Perhaps those who may be new to this blog do not know that Colleen and I are friends and we walk two miles every summer morning that we possibly can. We meet at the bike trail depot in Jefferson Iowa at 7:00 AM and walk to the one-mile marker and then return to the depot. On these walks we talk about nearly every subject under the sun and the time flies!
Here is her latest column....I had been thinking along these very lines for the past few days.
Time. And time again.
December 31, 2014
~a column by Colleen O’Brien
It took me a long time to get to the millennium, and now it’s 2015?
My dad told me when I was a grade schooler that time would speed up as I got older. “I can remember everything that happened to me before you and your sisters were born,” he said. “And then it speeded up and it’s a blur.”
I wasn’t sure if this was an insult or just an observation, and I had a millisecond of recognition that perhaps my existence wasn’t as exciting to Dad as it was to me, but it didn’t make much sense at the time. It took forever for Christmas to come and once the new year turned, it lasted forever. Apparently there was something very different about being an adult.
But, in my current role as a woman of a certain age, about a week after January 1, 2015, it will be Christmas and I’ll be looking at 2016.
I do know that when I keep a journal, I at least can look back to see what came and went so quickly, but most of the time now I forget for days at a time to write in it because, really, not much happens worth writing about and all my thoughts and surmises are hackneyed or I wrote them down 20 years ago.
Reading the old diaries is much more fun than trying to keep up with the current one. I was terribly whiney when the kids were little: I moaned and groaned about trying to be a better mom, quit yelling, play more Candyland (boy, did I hate that game). One of my entries read: “Putting dry Cheerios in their beds works! They don’t get me up! Of course I can’t tell anyone. I am a horrible mother.”
This makes me smile now; then, I was horrified at myself, even as I continued in my devious ways.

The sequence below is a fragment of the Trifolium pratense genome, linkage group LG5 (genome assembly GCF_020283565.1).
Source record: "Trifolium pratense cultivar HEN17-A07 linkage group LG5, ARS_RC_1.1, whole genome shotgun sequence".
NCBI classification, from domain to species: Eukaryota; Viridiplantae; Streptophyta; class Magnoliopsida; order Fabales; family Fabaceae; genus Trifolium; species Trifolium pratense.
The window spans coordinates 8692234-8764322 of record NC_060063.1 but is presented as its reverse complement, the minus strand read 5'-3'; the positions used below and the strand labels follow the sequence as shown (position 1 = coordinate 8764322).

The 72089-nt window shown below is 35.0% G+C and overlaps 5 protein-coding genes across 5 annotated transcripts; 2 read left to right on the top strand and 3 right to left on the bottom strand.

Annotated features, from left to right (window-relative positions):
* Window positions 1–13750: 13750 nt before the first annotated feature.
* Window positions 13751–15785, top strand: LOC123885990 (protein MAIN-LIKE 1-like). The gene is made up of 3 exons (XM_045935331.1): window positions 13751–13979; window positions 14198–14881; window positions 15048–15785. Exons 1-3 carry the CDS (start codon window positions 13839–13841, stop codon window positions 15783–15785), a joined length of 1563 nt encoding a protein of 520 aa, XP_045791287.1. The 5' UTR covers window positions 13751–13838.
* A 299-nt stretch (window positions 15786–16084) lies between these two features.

When I started writing for a living, I was always making notes on things to write about or jotting down characteristics of people I might use in a story. Once in a while I return to journals for ideas for columns, so I guess it wasn’t all futility, although some of those jottings make absolutely no sense to me now.
All through the years I’ve copied lines I’ve loved from whatever books I’m reading. If I wanted to look up these hallowed words, I’d never find them, but they are pretty good reading randomly. Some writers are just so good with a sentence I turn green with envy and write it down. I don’t know why I do this because I don’t use the quotes, repeat them in conversations, write to the author to tell her how brilliant she is. Maybe I think the copying of a good line will rub off on me as I pen it.
Two years ago, on New Year’s Day, I decided not to start another diary but to write what I titled “Pome-a-Day.” I got up to #247 when I began skipping days. Soon I was skipping weeks. Then my computer crashed (literally; onto the floor) and I lost them all. Now I’m back to writing a poem when it’s time for a poetry meeting.
I do read a poem a day, however, in “Writers Almanac” online. This is a Garrison Keillor idea, and he publishes well-known and obscure poets each morning . . . a very fine idea and never a waste of time, something we’re always warned against. In fact, I am a pro at wasting time. I think I’ve been gazing out the window for years.
The speed of my days these days is hardly news to anyone old. It is certainly dismaying, however, for I feel like I’m missing something . . . not paying attention to life perhaps, or, the Big Scare – losing my marbles to the great length of time I’ve survived. My friends and I talk about it periodically, laughing the gallows laugh as we recall occasions in which we lost our word and sat there mouths agape and puzzlement in our eyes. Sometimes we call one another to ask, “What is that tall flower that grows in alleys and you can make dolls out of?”
The old saying “Time flies when you’re having fun” is indeed true; but it also flies when you’re simply old and not really having any fun at all. Dr. Seuss, as usual, summed it up nicely: “December is here before it’s June. My goodness, how the time has flewn. How did it get so late so soon?”
Happy New Year!